After leaving the caves, a walk on the blue-marked path leads back to the starting point. On the way is a carved wine press (10), revealed in archeological diggings.

The Etri Ruins

The Etri Ruins are at the top of a high hill (406 meters high). Archeological digs in the site revealed impressive remains of a Jewish town from the Second Temple Period, which existed until the days of the Bar Kokhva rebellion. The villagers made their living from agriculture and pasture. Other findings point to other economic ventures: dove raising and sawing.
The town, which reached its peak in the first century, spread across 48 acres. The remains testify that the town was badly hurt by the Romans during the great rebellion (69 AD). A shard discovered in the site, which is a part of agricultural export document, bears the name "Etri". Josephus Flavius mentions a town with a similar name, Etra, and notes that the Romans destroyed it during the great rebellion.
After the great rebellion, Jews returned to the site and rebuilt their houses. Toward the Bar Kokhva Rebellion, on 132 AD, the residents dug hiding caves and a system to collect rain water. The town took part in this rebellion as well, leading to its final destruction.
The place was deserted for another 70 years, and around 200 AD, a pagan population, probably of Roman army veterans, settled in the site. The Israeli Antiquities Authority's staff, in collaboration with the KKL-JNF staff, have maintained and recreated structures in the site.
Travelers should bring a flashlight in order to visit the caves.
In the winter, caves may be flooded. When the caves are flooded, they are closed to visitors.
To the Embossments' Cave
From the parking lot a wide path marked in green goes about 200 meters to the entrance gate, where KKL-JNF has placed guiding signs and a map of the site (the numbers in the brackets correspond to the site numbers in the Etri ruins.
From the entrance gate a path that uses a route from the Roman period leads to the top of the hill (1). On a crossroad of paths (2) travelers should continue forward. On the west (right) side of the path is the northwestern living quarters, dated to the Second Temple period, a peak time for the site. The structures are organized in columns of rooms that surround inner yards. The outer walls, made of large stones, have been used as walls against invaders. The area was abandoned during the rebellion, as coin inscriptions from the era tell us.
At the top is a large Mikveh (3), carved and painted in white. It includes a rectangular entrance and its capacity it over 40 square meters.
The path continues to the entrance of a small cave known as the Embossments' Cave. To visit the cave, travelers should bring a flashlight with them. On the cave's sidewalls are three burial niches. The niches' fronts are ornamented with engravings typical of the Roman culture.
The Village Center
Before the village center is a view point of it (5) with an illustrated sign which describes how the village looked in the past. At the entrance to the main street, on the right, are the remains of a Mikveh (6). A shocking evidence of how the village was destroyed was found here, with the discovery of the bones of 15 people.
The main finding here is the public structure (7). The structure contains three square artworks. In the yard, at the feet of the structure, a bench was discovered. Archeologists speculate that the structure was a synagogue – an unusual phenomenon, since most of the synagogues and community structures in the land, where most synagogues were built after the destruction of the Great Temple.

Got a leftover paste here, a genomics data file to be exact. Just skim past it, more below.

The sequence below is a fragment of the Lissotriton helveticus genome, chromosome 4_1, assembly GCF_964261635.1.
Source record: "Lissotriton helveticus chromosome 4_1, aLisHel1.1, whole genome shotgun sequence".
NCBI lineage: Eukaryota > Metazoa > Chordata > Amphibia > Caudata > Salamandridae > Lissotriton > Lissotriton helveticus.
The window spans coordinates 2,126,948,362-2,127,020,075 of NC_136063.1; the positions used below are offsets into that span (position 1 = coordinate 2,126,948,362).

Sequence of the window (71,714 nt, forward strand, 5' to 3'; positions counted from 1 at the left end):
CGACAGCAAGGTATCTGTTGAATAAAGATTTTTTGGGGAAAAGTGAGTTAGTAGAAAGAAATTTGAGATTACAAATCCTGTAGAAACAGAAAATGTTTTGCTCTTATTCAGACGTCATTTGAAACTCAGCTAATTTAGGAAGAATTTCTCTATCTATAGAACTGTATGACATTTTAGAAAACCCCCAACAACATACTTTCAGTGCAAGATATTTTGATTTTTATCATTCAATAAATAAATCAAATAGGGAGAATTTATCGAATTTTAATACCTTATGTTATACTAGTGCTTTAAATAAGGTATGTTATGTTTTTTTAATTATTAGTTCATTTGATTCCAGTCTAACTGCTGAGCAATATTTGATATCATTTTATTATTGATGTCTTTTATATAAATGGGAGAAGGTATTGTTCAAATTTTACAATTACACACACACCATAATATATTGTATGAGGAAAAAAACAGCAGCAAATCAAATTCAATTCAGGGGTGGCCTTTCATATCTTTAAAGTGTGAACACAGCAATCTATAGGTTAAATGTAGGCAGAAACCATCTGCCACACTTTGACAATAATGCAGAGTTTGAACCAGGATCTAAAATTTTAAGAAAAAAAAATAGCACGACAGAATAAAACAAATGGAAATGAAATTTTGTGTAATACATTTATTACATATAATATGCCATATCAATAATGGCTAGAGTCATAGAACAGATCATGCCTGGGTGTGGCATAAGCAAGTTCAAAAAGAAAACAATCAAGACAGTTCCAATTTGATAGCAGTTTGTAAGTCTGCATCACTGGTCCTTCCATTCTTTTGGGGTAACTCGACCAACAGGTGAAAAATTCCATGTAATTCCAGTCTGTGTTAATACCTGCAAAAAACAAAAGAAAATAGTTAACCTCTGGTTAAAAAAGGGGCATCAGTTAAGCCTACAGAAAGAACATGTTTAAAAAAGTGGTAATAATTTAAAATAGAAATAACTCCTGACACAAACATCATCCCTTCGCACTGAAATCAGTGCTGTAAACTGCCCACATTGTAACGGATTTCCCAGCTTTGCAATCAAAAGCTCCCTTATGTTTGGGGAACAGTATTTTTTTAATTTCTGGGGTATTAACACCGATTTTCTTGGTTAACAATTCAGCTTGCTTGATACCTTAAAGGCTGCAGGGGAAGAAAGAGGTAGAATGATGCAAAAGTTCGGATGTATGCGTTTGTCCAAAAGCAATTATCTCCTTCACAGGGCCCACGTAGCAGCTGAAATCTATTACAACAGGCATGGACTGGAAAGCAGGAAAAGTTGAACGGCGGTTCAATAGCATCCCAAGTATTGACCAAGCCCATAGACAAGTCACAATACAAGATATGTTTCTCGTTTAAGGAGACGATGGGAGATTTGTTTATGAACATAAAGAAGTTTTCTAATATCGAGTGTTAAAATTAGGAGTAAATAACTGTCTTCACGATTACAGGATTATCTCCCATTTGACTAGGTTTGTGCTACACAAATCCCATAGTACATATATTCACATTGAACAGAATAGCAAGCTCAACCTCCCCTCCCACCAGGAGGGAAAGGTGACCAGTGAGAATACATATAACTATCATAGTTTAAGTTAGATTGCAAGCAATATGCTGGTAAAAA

On northwestern corner is the opening of a hiding cave (8). Carved stairs go down to a 20-meter tunnel. Visitors can crawl through the tunnel (a flashlight is required) and get out in another structure. The tunnel is a part of a large system of tunnels dug as a preparation for the Bar Kokhva rebellion. In the winter, the tunnel is flooded and closed for visitors.
The Wine PressIn the southern edge of the residential area (9) is a large wine press (10). In the center of the press is a pit used for squeezing the grapes. The easiest way to return from the wine press to the starting point goes through a path that surrounds the site from the east. Note the rich grove on the way, with common oak, pistacia lentiscus and rhamnus lycioides trees that grow along poterium bushes.

Tel Adulam

Tel Adulam is widely considered to be the place of the same name mentioned in the bible, in the list of the 63 kings of the land of Canaan that wear beaten by Joshua. The place overlooks the road passing through the Elah Stream, which gives it strategic importance. Until the Six-Day War, the ceasefire line between Israel and Jordan passed through the top of Tel Adulam. In the 1950s, KKL-JNF planted a forest in the part that was under Israeli control.The foot of Tel Adulam is accessible for vehicles, and its top can be reached by foot through a trail marked in black. The top overlooks a splendid eastern landscape of the plains, the Hebron Mountains and the Jerusalem Mountains. Note: the caves in Tel Adulam and its close vicinity are closed to the public.

A Walking Trip at Tel Adulam

Parking at the foot of the site, where the road becomes paved, is recommended, since the walking trip also concludes here (those who only want to visit the top of the site can keep driving almost all the way, and owners of 4X4 vehicles can get to the top without any trouble).
After walking on the paved road between common pine trees for 100 meters, a left turn leads to a path marked in green. The path goes up the hill and close to the security fence, which creates a detour to leave a ravine with olive trees in the territory of the Palestinian Authority. When the green path reaches almost to the top of the site, near a large stone fence, it meets another path marked in black. The black path continues for another 100 meters, bringing travelers to the large flat surface at the top.Here, at the top, among pine trees, it is recommended to turn east and walk about 50 meters to the edge of the site. There, travelers can enjoy a stunning view: the Elah stream underneath, and the fields and olive groves of the towns of the plains. Beyond them, the Hebron mountains and glimpses and of the Jerusalem Mountains can also be seen.